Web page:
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Maximal autocorrelation factors for function-valued spatial/temporal data

Hooker, Giles; Roberts, Steven; Shang, Hanlin

Description

Dimension reduction techniques play a key role in analysing functional data that possess temporal or spatial dependence. Of these dimension reduction techniques functional principal components analysis (FPCA) remains a popular approach. Functional principal components extract a set of latent components by maximizing variance in a set of dependent functional data. However, this technique may fail to adequately capture temporal or spatial autocorrelation. Functional maximum autocorrelation...[Show more]

dc.contributor.authorHooker, Giles
dc.contributor.authorRoberts, Steven
dc.contributor.authorShang, Hanlin
dc.contributor.editorWeber, T.
dc.contributor.editorMcPhee, M.J.
dc.contributor.editorAnderssen, R.S.
dc.coverage.spatialGold Coast
dc.date.accessioned2016-06-14T23:21:28Z
dc.date.created29 Nov to 4 Dec 2015
dc.identifier.isbn9780987214355
dc.identifier.urihttp://hdl.handle.net/1885/103928
dc.description.abstractDimension reduction techniques play a key role in analysing functional data that possess temporal or spatial dependence. Of these dimension reduction techniques functional principal components analysis (FPCA) remains a popular approach. Functional principal components extract a set of latent components by maximizing variance in a set of dependent functional data. However, this technique may fail to adequately capture temporal or spatial autocorrelation. Functional maximum autocorrelation factors (FMAF) are proposed as an alternative for modeling and forecasting temporally or spatially dependent functional data. FMAF find linear combinations of the original functional data that have maximum autocorrelation and that are decreasingly predictable functions of time. We show that FMAF can be obtained by searching for the rotated components that have the smallest integrated first derivatives. Through a basis function expansion, a set of scores are obtained by multiplying the extracted FMAF with the original functional data. Autocorrelation in the original functional time series is manifested in the autocorrelation of these scores derived. Through a set of Monte Carlo simulation results, we study the finite-sample properties of the proposed FMAF. Wherever possible, we compare the performance between FMAF and FPCA. In an enhanced vegetation index data from Harvard Forest we apply FMAF to capture temporal or spatial dependency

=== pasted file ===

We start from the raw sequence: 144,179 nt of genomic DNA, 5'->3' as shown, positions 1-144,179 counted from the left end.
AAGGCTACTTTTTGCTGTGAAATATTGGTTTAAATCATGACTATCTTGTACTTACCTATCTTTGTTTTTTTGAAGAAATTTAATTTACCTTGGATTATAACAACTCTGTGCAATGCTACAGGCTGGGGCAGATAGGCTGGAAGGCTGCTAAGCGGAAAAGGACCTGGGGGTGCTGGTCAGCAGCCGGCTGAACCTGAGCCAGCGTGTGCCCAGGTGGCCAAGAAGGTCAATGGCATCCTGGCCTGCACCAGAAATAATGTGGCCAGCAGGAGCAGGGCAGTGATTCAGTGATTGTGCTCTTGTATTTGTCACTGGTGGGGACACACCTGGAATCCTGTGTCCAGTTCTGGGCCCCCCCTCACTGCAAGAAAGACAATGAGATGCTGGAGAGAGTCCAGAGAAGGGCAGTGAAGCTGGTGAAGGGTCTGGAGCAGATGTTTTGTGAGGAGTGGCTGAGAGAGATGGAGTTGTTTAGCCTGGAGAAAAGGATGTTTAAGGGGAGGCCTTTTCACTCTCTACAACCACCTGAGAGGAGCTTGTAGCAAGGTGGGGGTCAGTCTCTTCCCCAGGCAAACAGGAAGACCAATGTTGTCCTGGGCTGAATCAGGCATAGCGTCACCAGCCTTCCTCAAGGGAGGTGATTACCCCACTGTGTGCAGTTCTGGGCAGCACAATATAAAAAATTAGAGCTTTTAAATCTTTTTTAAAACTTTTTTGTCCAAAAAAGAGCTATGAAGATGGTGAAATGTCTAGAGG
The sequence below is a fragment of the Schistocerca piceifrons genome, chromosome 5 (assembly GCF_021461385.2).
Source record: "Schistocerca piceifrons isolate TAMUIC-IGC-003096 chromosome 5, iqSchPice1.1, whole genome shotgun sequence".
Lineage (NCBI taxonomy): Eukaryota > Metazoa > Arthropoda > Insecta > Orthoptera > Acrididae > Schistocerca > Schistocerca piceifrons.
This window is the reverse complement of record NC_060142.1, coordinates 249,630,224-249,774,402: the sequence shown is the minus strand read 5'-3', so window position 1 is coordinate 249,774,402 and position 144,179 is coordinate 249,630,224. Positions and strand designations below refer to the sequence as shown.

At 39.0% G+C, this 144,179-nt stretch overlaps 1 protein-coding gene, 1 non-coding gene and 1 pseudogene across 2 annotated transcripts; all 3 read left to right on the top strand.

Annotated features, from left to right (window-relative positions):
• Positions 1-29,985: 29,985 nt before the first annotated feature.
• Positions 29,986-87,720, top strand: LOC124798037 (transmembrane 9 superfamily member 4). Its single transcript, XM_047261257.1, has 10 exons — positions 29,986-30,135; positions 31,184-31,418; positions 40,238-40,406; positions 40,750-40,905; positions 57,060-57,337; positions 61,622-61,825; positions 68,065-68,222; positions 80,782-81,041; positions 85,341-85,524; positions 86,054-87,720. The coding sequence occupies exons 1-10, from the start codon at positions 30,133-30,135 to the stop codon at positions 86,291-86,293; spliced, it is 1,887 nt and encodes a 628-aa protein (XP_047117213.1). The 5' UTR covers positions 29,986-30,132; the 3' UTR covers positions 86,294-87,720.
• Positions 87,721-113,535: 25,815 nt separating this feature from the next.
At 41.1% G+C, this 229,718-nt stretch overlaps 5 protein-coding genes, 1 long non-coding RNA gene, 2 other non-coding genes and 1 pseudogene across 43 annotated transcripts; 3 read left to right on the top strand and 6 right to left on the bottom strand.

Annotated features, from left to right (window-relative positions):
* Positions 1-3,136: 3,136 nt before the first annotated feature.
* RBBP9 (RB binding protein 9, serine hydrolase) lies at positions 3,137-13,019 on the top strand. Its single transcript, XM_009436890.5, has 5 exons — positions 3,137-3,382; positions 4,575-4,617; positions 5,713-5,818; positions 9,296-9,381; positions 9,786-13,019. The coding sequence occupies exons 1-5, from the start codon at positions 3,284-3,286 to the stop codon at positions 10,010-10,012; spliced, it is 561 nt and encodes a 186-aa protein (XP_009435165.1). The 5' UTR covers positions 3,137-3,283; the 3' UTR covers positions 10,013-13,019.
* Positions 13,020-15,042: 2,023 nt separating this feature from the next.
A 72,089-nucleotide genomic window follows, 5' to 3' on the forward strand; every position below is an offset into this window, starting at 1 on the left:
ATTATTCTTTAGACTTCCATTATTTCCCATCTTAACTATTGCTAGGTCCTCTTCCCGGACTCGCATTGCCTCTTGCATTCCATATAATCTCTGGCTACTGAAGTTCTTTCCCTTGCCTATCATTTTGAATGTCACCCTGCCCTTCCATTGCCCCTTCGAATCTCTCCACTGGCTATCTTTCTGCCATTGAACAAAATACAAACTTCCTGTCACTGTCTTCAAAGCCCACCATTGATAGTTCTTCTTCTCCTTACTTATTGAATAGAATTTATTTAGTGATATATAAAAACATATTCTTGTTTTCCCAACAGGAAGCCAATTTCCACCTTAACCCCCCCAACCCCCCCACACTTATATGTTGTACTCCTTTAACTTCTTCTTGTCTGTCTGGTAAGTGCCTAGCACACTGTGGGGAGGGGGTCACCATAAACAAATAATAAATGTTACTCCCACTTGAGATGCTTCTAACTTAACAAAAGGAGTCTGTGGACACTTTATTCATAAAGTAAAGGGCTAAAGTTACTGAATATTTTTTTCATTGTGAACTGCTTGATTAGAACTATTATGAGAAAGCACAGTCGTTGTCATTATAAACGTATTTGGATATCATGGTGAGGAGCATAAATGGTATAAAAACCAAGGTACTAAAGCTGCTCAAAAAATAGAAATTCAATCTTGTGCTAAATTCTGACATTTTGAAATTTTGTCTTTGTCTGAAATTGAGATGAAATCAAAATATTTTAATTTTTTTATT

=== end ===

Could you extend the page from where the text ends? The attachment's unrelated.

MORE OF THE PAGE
dc.publisherThe Modelling and Simulation Society of Australia and New Zealand Inc.
dc.relation.ispartofseries21st International Congress on Modelling and Simulation (MODSIM2015)
dc.rightsAuthor/s retain copyright
dc.sourceMODSIM2015, 21st International Congress on Modelling and Simulation. Modelling and Simulation Society of Australia and New Zealand
dc.source.urihttp://www.mssanz.org.au/modsim2015/index.html
dc.source.urihttp://www.mssanz.org.au/modsim2015/A3/hooker.pdf
dc.titleMaximal autocorrelation factors for function-valued spatial/temporal data
dc.typeConference paper
local.description.notesImported from ARIES
local.description.refereedYes
dc.date.issued2015
local.identifier.absfor010401 - Applied Statistics
local.identifier.ariespublicationu5260803xPUB63
local.type.statusPublished Version
local.contributor.affiliationHooker, Giles, Cornell University
local.contributor.affiliationRoberts, Steven, College of Business and Economics, ANU
local.contributor.affiliationShang, Hanlin, College of Business and Economics, ANU
local.bibliographicCitation.startpage159
local.bibliographicCitation.lastpage164
local.identifier.doi.36334/modsim.2015.a3.hooker
local.identifier.absseo829899 - Environmentally Sustainable Plant Production not elsewhere classified
local.identifier.absseo970101 - Expanding Knowledge in the Mathematical Sciences
dc.date.updated2021-08-01T08:39:58Z
dcterms.accessRightsOpen Access
CollectionsANU Research Publications

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